DPC Q&A: Dr. Jeffrey Davenport focuses on his patients

Mike Miller  ·  May 18, 2016

Davenport heroDr. Jeffrey Davenport has experienced the freedom and efficiency of his own direct primary care medical practice, One Focus Medical, since April 2014. He has 500 patients in his Edmond, Oklahoma, practice, tended to by himself and his nurse, Quesha. Dr. Davenport, his wife, Christine, and their two daughters have been Samaritan members since May 2015. We asked the doctor about the advantages of a DPC.

How is One Focus Medical different than a typical physician’s practice?

The average primary care doctor has 3,000 patients, sees 25 patients per day, about 15 minutes per patient, and spends 30-35% of their time on insurance-based paperwork.

At One Focus Medical, we will have about 600-700 patients, see an average of 6 or 7 per day. Our short visits are 30 minutes, and I only have to deal with insurance paperwork a few minutes per day. Also because it’s a membership-style practice, I take care of my patients after hours and weekends for emergencies rather than sending them to urgent care or afterhours clinics.

Why did you call it One Focus Medical? Why does your web site say it’s the “New Standard in Family Care”?

The “One Focus” that has been lost over the years is the patient-doctor relationship. Most PCPs (primary care physicians) have to hear a history, do an exam, make a diagnosis and treatment plan, review any testing needed, document either by hand or computer all of the minutia required for payment of the visit in 15 minutes. That leads to running patients rapidly through the office like an assembly line. They must see 12-14 patients per day just to cover their overhead. So how can a doc get to know or develop a rapport in that scenario?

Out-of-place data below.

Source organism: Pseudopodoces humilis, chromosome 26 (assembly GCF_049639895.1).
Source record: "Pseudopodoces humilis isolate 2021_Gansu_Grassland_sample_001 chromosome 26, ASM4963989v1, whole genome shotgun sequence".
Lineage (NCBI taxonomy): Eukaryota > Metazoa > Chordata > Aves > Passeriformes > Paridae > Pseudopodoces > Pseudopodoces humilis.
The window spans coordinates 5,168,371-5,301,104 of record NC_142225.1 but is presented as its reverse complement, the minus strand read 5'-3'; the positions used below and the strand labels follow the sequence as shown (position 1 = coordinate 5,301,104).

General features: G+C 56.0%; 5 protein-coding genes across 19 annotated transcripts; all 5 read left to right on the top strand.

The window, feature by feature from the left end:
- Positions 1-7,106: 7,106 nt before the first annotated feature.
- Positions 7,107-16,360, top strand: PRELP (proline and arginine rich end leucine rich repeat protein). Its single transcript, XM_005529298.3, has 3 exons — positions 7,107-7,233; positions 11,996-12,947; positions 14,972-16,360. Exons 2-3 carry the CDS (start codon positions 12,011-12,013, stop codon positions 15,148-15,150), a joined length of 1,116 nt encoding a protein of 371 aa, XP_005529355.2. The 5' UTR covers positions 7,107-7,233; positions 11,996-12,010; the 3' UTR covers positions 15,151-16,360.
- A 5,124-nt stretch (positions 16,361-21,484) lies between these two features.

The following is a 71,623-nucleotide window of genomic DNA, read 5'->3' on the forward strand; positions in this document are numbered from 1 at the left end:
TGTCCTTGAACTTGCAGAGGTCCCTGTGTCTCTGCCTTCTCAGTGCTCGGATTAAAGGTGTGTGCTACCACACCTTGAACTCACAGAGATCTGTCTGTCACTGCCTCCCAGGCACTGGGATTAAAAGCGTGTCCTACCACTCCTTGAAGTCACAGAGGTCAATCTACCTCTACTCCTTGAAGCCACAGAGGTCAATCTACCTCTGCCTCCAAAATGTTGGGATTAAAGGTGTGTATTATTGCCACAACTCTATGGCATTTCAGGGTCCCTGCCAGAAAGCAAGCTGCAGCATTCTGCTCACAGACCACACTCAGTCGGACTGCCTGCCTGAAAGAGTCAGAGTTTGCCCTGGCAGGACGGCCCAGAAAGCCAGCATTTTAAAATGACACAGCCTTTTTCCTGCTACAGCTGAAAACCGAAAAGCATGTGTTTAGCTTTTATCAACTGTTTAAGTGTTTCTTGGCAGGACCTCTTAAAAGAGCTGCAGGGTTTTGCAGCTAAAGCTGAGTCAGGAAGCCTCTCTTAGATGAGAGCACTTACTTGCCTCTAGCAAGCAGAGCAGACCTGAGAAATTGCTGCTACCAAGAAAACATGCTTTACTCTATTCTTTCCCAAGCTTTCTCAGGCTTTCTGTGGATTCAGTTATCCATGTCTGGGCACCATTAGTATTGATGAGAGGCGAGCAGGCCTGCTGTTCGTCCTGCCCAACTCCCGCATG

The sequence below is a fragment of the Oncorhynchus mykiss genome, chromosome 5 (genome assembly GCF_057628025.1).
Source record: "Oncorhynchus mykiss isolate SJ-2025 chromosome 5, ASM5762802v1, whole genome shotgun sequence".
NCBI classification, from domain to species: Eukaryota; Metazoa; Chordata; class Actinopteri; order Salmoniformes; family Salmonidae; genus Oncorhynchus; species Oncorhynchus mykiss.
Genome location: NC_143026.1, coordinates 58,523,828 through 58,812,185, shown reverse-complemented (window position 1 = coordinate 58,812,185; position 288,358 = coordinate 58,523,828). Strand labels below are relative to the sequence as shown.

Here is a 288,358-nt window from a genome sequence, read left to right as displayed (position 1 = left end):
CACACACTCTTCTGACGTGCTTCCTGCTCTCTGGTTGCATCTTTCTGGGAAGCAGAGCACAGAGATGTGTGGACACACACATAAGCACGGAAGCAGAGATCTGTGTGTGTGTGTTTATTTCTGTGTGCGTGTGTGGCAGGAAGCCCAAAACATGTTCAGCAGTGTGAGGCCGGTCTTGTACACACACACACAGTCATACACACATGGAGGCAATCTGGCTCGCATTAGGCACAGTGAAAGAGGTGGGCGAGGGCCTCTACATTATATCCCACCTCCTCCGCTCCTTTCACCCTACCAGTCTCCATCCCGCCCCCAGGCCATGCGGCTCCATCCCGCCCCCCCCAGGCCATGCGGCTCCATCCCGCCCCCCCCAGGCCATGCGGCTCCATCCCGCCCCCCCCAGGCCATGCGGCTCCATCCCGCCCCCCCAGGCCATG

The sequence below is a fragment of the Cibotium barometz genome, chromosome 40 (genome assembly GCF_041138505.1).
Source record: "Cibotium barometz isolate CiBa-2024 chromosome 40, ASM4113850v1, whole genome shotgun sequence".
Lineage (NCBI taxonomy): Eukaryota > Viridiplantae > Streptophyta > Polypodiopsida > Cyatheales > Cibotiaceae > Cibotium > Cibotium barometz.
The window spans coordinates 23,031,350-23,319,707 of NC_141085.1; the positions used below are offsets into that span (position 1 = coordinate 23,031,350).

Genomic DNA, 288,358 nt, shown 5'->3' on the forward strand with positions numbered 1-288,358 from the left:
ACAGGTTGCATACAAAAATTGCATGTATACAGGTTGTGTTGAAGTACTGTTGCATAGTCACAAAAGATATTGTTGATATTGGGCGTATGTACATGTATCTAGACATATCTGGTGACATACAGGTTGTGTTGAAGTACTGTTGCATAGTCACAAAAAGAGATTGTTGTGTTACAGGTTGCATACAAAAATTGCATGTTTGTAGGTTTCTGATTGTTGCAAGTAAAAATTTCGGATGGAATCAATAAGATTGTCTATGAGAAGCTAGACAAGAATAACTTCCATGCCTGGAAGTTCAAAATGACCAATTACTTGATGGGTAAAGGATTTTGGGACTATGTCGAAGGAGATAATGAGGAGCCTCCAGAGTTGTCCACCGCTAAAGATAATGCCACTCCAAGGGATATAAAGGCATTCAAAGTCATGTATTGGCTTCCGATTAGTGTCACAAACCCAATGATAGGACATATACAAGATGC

One Focus Medical eliminates all of that. Our slogan is actually somewhat amusing since the “New Standard” is actually a throwback to the way things used to be. Extended 30- to 60-minute visits (or longer), home visits (if necessary), access by phone and text (including afterhours and weekends). Time to get to know your family doctor. Kinda sounds like the good ol’ days.

How do cash-pay patients, such as Samaritan members, benefit?

Essentially joining a membership practice like One Focus Medical allows Samaritan members to have a fixed, constant fee for all of their primary care needs. We don’t rush in and out so we have time to consider cost-benefit of any test or therapy. We use other cash-pay services that offer much better rates than typical insurance-based and hospital-employed PCPs would use.

We sell medications and lab out of the office at cost. These savings can be significant for Samaritan patients, and on more than one occasion, have saved enough money to actually pay for the monthly membership fee.

We also treat many things here that other PCPs will refer out. Those other PCPs have the same skills we have here, they just don’t have the TIME. They only have time to take care of a couple of things and then ZIP! there they go to the next room. The studies suggest that a rushed physician will order more tests, make more referrals, and cost more than a PCP that has time will.